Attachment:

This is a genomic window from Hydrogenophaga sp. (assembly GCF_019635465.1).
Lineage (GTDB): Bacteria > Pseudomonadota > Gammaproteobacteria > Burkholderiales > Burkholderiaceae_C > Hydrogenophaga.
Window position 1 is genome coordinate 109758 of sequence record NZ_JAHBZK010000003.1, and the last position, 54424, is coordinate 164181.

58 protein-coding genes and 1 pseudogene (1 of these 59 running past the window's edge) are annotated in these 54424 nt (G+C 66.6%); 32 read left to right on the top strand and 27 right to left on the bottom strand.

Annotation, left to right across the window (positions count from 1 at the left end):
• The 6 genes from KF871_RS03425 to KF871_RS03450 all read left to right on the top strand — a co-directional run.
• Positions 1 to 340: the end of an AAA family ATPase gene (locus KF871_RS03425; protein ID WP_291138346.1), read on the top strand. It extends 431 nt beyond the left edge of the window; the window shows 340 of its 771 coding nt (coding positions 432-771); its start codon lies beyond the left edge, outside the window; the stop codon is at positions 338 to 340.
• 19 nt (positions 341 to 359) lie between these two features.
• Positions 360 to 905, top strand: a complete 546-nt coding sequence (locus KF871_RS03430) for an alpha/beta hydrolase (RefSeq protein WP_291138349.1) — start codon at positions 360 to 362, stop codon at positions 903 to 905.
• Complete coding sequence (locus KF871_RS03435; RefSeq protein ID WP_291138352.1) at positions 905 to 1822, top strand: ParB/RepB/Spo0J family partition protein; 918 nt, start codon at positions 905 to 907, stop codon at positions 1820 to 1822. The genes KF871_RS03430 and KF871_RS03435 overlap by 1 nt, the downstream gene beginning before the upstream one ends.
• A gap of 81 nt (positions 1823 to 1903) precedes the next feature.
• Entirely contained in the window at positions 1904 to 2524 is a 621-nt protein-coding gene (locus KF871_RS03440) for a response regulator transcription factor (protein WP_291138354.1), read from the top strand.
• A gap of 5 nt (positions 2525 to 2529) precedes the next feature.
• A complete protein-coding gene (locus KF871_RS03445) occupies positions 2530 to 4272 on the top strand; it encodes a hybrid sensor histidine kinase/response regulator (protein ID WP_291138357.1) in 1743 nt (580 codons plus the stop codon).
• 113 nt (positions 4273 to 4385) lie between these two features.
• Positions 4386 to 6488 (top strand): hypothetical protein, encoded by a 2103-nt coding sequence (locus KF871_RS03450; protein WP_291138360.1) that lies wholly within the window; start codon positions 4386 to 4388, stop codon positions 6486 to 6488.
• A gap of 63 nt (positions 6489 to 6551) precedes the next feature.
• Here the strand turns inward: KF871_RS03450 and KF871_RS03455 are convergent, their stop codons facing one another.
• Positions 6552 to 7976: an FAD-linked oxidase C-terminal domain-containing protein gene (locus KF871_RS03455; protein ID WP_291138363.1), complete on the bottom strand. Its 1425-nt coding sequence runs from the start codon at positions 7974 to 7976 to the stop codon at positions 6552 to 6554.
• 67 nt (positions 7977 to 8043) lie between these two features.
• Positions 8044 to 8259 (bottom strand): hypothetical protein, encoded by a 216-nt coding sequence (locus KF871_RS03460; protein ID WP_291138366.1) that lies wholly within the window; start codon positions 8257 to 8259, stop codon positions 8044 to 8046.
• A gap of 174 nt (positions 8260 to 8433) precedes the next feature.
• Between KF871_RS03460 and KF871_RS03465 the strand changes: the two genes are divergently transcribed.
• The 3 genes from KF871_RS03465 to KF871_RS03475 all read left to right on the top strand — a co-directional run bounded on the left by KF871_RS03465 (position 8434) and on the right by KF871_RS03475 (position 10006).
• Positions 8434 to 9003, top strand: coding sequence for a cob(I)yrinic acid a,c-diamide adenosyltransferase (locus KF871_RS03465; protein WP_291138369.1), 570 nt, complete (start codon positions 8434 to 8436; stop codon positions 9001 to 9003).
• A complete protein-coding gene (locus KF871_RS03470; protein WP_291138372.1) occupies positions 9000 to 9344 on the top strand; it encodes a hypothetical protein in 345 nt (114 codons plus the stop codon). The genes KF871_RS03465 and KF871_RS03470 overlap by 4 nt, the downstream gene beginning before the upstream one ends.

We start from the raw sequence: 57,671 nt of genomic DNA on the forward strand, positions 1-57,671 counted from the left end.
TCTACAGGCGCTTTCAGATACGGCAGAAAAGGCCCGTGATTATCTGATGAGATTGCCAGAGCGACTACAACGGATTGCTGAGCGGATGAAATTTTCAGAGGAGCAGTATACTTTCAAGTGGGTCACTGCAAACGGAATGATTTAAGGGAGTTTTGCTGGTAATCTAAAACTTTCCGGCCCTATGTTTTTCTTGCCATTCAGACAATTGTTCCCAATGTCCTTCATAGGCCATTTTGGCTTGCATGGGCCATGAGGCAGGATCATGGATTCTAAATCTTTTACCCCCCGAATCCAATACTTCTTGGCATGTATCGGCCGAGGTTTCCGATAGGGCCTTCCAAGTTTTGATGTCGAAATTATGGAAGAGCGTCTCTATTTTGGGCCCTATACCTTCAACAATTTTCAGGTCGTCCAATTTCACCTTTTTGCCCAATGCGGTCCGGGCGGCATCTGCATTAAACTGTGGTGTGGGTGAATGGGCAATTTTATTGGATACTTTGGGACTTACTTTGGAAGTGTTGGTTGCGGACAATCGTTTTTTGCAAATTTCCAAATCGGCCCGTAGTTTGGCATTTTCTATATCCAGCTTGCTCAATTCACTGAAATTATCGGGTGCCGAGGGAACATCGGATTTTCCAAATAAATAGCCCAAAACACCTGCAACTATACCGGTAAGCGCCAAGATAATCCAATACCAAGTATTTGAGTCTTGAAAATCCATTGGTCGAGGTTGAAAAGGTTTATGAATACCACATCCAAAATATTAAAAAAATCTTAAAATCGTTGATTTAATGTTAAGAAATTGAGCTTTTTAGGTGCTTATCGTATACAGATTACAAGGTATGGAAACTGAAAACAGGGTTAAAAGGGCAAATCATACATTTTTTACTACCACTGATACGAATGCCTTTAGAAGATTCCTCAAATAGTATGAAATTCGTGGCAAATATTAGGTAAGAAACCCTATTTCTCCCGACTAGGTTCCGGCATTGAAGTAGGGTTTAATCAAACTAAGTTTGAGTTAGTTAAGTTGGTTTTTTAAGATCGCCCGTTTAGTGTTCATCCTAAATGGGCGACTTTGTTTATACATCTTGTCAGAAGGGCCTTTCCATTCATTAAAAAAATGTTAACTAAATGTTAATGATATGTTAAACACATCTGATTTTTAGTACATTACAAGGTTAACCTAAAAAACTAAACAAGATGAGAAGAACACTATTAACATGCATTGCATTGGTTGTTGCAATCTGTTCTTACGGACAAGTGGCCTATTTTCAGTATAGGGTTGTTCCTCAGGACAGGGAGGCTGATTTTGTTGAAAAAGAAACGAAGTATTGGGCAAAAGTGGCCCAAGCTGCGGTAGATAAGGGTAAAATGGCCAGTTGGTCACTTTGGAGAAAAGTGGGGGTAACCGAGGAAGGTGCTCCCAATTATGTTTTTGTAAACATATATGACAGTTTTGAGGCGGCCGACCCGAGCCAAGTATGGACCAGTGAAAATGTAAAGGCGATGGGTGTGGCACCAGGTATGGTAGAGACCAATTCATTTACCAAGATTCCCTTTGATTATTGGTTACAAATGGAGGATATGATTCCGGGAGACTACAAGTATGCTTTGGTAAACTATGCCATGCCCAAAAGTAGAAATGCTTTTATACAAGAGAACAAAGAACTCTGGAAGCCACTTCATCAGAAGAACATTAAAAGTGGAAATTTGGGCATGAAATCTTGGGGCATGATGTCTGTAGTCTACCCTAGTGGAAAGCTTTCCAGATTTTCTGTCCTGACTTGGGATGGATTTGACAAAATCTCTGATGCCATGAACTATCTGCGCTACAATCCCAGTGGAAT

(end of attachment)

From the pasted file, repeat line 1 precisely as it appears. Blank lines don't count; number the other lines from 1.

This is a genomic window from Hydrogenophaga sp. (assembly GCF_019635465.1).